After three consecutive years of stable CO2 emissions, emissions are rising again. The Climate Change Performance Index 2019 (CCPI), published today at COP24 in Katowice, shows only few countries have started to implement strategies to limit global warming below 2 or even 1.5°C. While there is a continued growth and competitiveness of renewable energy, especially in countries that had low shares before, the CCPI shows a lack of political will of most governments to phase out fossil fuels with the necessary speed. Because of that, in most countries the climate policy evaluation by national experts is significantly lower than in the last years. Jan Burck, co-author of the CCPI at Germanwatch, comments: “Based on techno-economic developments in the last years, delay in implementation of low-carbon solutions can hardly be justified. While the G20 summit has shown strong support of 19 countries to support the Paris Agreement, the political will of those Governments to set the right frameworks and incentives for its national implementation is not yet reflected in these words.”…

From Katowice to Auschwitz — Ellie’s COP24 #2 blog post

by Ellie Cohen (see my COP24 #1 post here and #3 post here)

I visited the Auschwitz-Birkenau death camp complex (Oświęcim in Polish) today while here in Poland for the annual UN climate meeting. My visit was sobering, to say the least. It was only a 35 minute drive from the COP24* in Katowice. As my “premium Auschwitz tour” passed under the infamous “arbeit macht frei”** gate, I was transported back in time and deeply moved.

Over 1.1 million people were exterminated there, the vast majority Jews. Brought by cattle cars from all over Europe in horrific conditions, families were forcibly separated, then individuals selected by Nazi doctors for their ability to “work” or not (providing labor for the Nazi regime under horrendous conditions that most people ultimately did not survive). Most women, children and older men were not selected to “work” but were told to take the long walk paralleling the train tracks to the gas chambers where they were, unbeknowst to them, about to be murdered then cremated.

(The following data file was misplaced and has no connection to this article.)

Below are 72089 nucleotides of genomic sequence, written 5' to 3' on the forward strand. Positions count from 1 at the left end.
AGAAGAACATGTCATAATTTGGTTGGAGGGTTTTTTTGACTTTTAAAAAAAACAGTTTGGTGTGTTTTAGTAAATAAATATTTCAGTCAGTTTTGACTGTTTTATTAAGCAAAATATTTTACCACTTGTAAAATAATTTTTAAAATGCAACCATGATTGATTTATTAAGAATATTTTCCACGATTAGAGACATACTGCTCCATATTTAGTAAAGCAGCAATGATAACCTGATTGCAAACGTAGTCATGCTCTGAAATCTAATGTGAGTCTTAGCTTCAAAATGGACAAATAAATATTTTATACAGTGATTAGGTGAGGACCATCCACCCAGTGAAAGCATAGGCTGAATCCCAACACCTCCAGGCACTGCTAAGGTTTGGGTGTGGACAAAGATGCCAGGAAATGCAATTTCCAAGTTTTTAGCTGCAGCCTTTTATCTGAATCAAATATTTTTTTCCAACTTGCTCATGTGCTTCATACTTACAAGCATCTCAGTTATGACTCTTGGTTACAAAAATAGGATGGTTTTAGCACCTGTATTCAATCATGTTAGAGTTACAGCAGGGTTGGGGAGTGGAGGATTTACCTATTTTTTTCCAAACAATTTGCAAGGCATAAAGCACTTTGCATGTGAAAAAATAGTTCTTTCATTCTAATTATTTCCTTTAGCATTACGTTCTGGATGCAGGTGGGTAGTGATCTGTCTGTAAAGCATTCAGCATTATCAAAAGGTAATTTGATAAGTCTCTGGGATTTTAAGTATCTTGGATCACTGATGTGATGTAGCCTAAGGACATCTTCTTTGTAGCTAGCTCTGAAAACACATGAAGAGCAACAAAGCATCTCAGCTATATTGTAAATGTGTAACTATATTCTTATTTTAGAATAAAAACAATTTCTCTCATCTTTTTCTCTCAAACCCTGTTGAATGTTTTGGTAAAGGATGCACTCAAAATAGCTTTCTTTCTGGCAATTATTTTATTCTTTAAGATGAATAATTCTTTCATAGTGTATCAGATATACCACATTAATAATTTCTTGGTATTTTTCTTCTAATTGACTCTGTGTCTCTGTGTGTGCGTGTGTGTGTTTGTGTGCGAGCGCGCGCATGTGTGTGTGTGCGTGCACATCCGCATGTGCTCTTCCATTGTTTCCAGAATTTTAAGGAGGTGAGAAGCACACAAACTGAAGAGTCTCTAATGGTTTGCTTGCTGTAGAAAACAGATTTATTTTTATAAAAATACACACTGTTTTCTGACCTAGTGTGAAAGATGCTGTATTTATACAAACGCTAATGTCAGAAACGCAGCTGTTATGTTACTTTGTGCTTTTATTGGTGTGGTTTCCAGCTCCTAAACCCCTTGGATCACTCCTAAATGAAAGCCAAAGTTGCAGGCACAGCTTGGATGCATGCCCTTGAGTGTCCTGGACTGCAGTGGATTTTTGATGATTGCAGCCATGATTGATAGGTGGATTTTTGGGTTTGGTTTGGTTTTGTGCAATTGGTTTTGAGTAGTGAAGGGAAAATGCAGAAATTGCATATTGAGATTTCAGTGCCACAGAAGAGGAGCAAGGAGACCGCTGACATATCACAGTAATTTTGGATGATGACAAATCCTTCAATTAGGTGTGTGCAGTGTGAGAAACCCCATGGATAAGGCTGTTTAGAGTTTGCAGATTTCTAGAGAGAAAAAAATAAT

Visiting Aushwitz-Birkenau– walking the long “ramp” from the entrance (behind in the distance) to the gas chambers where hundreds of thousands were murdered.

The night before at the UN climate proceedings in Katowice, Big Oil, in the form of the US, Russia, Saudi Arabia and Kuwait, prevented the initial acceptance of the recent IPCC 1.5°C report, a conservative assessment of the latest science on how dire things are becoming due to climate change (read more here).

While the events of the holocaust occurred more than 70 years ago, I began to realize how the lessons of Auschwitz relate all too tangibly to our world today. Some studies predict that society will move toward more authoritarianism and fascism as climate change worsens and threats grow. One definition of fascism is “a form of radical authoritarian ultranationalism characterized by ‘dictatorial power, forcible suppression of opposition and strong regimentation of society and of the economy.'” We are seeing increasing shifts in this direction across the world, including in the United States. [Note that Brazil had committed to host the UNFCCC’s COP25 next year but with its new authoritarian-leaning leader, they have withdrawn from that commitment. The UNFCCC has yet to determine where next year’s COP will be held.]

At COP24, renowned climate policy expert and economist, Ottmar Edenhoffer, of the Potsdam Institute, said, “In the end, the climate problem is not our biggest market failure, it is the biggest government failure.  Other players are important, but governments assess and enact the policy implements for change.”